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FUTURE OF THE FAMILY

The family plot

 

The failure to enact a uniform civil code is a blot on India’s family law landscape
R. VENKATARAMAN | Issue Dated: May 13, 2007
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The family plot Do families need a law for regulation? Are not marriage, divorce, adoption, live-in relationships and all that goes with “family”, personal affairs, to be left alone without State intervention in the form of legislation? The answer is: Law is a tool for societal regulation. For, tensions in families lead to social unrest. And even in the “pre-law societies”, matters of marriages (even without their legally codified present forms) were regulated by practices and customs. Marriages in ancient India were essentially regulated by practices and customs amongst different sects and subsects, even amongst the tribal society. The onset of the British Raj saw law getting divided into criminal and civil legislations and under the second part a “reformed” version of Hindu law and other regulations for different other communities took a shape.

Family law is the name given to the branch of civil law that determines “legal relationships” among family members – husbands, wives, parents, children and others. Among Hindus, there are two main schools, the Mitakshara and the Dayabaga, besides Muslims, Christians, Sikhs, Parsis and other innumerable divisions in Indian society today. Disputes mainly relate to marriage, divorce, maintenance, adoption, inheritance, property rights, child custody, domestic violence, marital rape, juvenile dependency and delinquency, marital property rights, support obligations, and paternity.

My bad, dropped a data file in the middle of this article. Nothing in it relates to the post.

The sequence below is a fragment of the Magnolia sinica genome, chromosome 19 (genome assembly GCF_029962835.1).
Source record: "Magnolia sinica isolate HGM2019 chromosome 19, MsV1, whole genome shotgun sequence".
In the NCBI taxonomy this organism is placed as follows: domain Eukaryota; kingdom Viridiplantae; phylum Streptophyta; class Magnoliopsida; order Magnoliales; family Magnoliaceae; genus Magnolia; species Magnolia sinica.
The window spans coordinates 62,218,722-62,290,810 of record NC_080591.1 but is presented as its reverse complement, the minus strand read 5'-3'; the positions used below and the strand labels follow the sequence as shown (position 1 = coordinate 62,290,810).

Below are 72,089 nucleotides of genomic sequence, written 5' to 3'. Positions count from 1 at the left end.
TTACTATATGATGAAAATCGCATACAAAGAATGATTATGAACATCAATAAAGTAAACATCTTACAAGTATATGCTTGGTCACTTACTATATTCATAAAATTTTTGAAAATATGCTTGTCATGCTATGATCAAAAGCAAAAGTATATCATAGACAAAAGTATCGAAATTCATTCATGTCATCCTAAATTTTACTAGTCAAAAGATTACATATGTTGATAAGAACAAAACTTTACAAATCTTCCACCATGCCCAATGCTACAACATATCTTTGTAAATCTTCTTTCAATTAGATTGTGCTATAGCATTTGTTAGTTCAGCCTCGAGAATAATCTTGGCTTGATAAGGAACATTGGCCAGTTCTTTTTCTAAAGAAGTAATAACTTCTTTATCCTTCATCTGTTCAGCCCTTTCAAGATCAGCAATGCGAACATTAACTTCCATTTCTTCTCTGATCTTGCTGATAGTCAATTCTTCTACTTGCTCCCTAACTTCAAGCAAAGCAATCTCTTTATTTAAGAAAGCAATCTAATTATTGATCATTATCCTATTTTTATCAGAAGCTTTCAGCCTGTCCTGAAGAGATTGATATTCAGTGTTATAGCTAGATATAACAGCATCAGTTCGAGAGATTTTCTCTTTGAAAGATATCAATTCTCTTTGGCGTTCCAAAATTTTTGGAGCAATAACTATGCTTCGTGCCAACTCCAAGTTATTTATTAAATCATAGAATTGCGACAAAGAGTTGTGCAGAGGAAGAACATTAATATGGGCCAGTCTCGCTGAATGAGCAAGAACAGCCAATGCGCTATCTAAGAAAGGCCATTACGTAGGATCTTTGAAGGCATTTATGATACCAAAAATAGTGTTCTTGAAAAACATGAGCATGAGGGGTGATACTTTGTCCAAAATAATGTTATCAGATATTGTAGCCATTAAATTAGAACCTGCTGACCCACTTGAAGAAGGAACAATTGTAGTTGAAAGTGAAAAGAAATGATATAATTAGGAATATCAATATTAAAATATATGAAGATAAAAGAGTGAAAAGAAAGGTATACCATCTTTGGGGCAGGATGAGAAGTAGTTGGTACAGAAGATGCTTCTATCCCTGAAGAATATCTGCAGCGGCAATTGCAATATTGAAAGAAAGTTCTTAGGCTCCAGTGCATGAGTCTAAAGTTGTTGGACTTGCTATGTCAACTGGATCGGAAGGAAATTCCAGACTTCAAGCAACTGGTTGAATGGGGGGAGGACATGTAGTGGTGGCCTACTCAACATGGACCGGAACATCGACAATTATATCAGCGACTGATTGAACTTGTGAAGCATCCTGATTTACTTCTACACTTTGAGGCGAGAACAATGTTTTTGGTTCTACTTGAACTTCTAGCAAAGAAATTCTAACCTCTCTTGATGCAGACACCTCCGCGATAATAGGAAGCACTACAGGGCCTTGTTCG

These personal relationships are governed by laws enacted by the State, generally called the “Family Law” and vary from state to state and religion, ethnic groups and sects and subsects within a religion. India, the world’s largest democracy, is yet to bring in a uniform civil code although its Constitution mandates it. Hence in recent decades a number of critical issues in the areas of family justice and rights often result in social tensions between different communities, challenging the stability of the Indian society and its egalitarian aspirations. A uniform civil code is nothing but equality of women and men and nothing to do with any religious practice. As former union law minister Ram Jethmalani said “It is not that the unified law would force a Muslim to perform saptapadi and a Hindu to under to rituals of nikaah. It is uniform codification of law relating to divorce, maintenance, right over custody of children and inheritance of properties and marital property rights”.

The Constitution has stated under the chapter “Directive Principles of State Policy” that “The State shall endeavour to secure for the citizens a uniform civil code throughout the territory of India”. Will it?
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Issue Dated: Feb 5, 2017